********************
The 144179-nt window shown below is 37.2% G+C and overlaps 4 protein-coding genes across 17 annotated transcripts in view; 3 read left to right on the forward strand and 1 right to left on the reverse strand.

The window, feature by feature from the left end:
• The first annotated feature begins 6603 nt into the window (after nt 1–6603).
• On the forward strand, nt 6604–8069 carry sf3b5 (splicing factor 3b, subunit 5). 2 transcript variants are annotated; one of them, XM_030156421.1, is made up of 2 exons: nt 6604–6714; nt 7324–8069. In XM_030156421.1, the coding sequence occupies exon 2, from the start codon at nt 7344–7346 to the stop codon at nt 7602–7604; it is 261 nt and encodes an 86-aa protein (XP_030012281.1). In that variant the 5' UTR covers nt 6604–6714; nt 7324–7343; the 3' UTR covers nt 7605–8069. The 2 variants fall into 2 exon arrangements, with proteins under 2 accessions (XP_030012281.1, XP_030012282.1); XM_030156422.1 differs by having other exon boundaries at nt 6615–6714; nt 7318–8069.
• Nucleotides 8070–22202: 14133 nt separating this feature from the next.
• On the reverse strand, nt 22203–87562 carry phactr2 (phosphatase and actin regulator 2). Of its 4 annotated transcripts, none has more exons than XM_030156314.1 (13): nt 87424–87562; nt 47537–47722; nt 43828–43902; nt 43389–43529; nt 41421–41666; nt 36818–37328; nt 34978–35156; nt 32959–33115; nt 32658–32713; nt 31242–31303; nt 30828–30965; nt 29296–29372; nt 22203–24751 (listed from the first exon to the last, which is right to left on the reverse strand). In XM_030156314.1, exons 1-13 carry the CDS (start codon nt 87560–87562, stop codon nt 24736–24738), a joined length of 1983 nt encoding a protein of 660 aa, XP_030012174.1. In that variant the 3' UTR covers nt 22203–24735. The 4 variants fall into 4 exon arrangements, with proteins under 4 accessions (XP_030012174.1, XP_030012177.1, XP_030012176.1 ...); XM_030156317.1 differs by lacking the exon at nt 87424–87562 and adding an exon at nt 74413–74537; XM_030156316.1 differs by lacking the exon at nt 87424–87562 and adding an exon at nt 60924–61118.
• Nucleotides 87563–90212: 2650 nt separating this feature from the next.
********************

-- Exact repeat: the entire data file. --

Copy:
The 144179-nt window shown below is 37.2% G+C and overlaps 4 protein-coding genes across 17 annotated transcripts in view; 3 read left to right on the forward strand and 1 right to left on the reverse strand.

The window, feature by feature from the left end:
• The first annotated feature begins 6603 nt into the window (after nt 1–6603).
• On the forward strand, nt 6604–8069 carry sf3b5 (splicing factor 3b, subunit 5). 2 transcript variants are annotated; one of them, XM_030156421.1, is made up of 2 exons: nt 6604–6714; nt 7324–8069. In XM_030156421.1, the coding sequence occupies exon 2, from the start codon at nt 7344–7346 to the stop codon at nt 7602–7604; it is 261 nt and encodes an 86-aa protein (XP_030012281.1). In that variant the 5' UTR covers nt 6604–6714; nt 7324–7343; the 3' UTR covers nt 7605–8069. The 2 variants fall into 2 exon arrangements, with proteins under 2 accessions (XP_030012281.1, XP_030012282.1); XM_030156422.1 differs by having other exon boundaries at nt 6615–6714; nt 7318–8069.
• Nucleotides 8070–22202: 14133 nt separating this feature from the next.
• On the reverse strand, nt 22203–87562 carry phactr2 (phosphatase and actin regulator 2). Of its 4 annotated transcripts, none has more exons than XM_030156314.1 (13): nt 87424–87562; nt 47537–47722; nt 43828–43902; nt 43389–43529; nt 41421–41666; nt 36818–37328; nt 34978–35156; nt 32959–33115; nt 32658–32713; nt 31242–31303; nt 30828–30965; nt 29296–29372; nt 22203–24751 (listed from the first exon to the last, which is right to left on the reverse strand). In XM_030156314.1, exons 1-13 carry the CDS (start codon nt 87560–87562, stop codon nt 24736–24738), a joined length of 1983 nt encoding a protein of 660 aa, XP_030012174.1. In that variant the 3' UTR covers nt 22203–24735. The 4 variants fall into 4 exon arrangements, with proteins under 4 accessions (XP_030012174.1, XP_030012177.1, XP_030012176.1 ...); XM_030156317.1 differs by lacking the exon at nt 87424–87562 and adding an exon at nt 74413–74537; XM_030156316.1 differs by lacking the exon at nt 87424–87562 and adding an exon at nt 60924–61118.
• Nucleotides 87563–90212: 2650 nt separating this feature from the next.